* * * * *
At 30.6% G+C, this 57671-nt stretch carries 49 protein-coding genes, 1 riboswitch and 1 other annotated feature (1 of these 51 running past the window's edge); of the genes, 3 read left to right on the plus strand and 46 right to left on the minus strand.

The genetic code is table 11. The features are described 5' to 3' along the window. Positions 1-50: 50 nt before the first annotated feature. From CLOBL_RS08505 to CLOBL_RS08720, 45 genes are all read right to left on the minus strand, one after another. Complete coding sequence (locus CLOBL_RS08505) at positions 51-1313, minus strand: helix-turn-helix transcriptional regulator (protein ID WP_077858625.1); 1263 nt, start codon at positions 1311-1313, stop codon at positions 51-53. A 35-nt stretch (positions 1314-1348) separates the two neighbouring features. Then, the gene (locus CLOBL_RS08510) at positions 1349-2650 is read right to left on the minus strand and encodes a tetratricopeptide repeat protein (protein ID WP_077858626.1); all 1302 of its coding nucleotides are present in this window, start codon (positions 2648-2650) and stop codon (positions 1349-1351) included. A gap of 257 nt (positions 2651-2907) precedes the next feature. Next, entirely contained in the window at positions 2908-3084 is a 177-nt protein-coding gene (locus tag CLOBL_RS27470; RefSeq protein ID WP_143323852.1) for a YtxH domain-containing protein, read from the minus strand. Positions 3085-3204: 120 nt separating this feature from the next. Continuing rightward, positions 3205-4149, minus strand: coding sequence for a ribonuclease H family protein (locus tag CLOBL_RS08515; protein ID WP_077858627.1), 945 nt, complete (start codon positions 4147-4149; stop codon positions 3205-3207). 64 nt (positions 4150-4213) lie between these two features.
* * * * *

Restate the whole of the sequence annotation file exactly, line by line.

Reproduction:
At 30.6% G+C, this 57671-nt stretch carries 49 protein-coding genes, 1 riboswitch and 1 other annotated feature (1 of these 51 running past the window's edge); of the genes, 3 read left to right on the plus strand and 46 right to left on the minus strand.

The genetic code is table 11. The features are described 5' to 3' along the window. Positions 1-50: 50 nt before the first annotated feature. From CLOBL_RS08505 to CLOBL_RS08720, 45 genes are all read right to left on the minus strand, one after another. Complete coding sequence (locus CLOBL_RS08505) at positions 51-1313, minus strand: helix-turn-helix transcriptional regulator (protein ID WP_077858625.1); 1263 nt, start codon at positions 1311-1313, stop codon at positions 51-53. A 35-nt stretch (positions 1314-1348) separates the two neighbouring features. Then, the gene (locus CLOBL_RS08510) at positions 1349-2650 is read right to left on the minus strand and encodes a tetratricopeptide repeat protein (protein ID WP_077858626.1); all 1302 of its coding nucleotides are present in this window, start codon (positions 2648-2650) and stop codon (positions 1349-1351) included. A gap of 257 nt (positions 2651-2907) precedes the next feature. Next, entirely contained in the window at positions 2908-3084 is a 177-nt protein-coding gene (locus tag CLOBL_RS27470; RefSeq protein ID WP_143323852.1) for a YtxH domain-containing protein, read from the minus strand. Positions 3085-3204: 120 nt separating this feature from the next. Continuing rightward, positions 3205-4149, minus strand: coding sequence for a ribonuclease H family protein (locus tag CLOBL_RS08515; protein ID WP_077858627.1), 945 nt, complete (start codon positions 4147-4149; stop codon positions 3205-3207). 64 nt (positions 4150-4213) lie between these two features.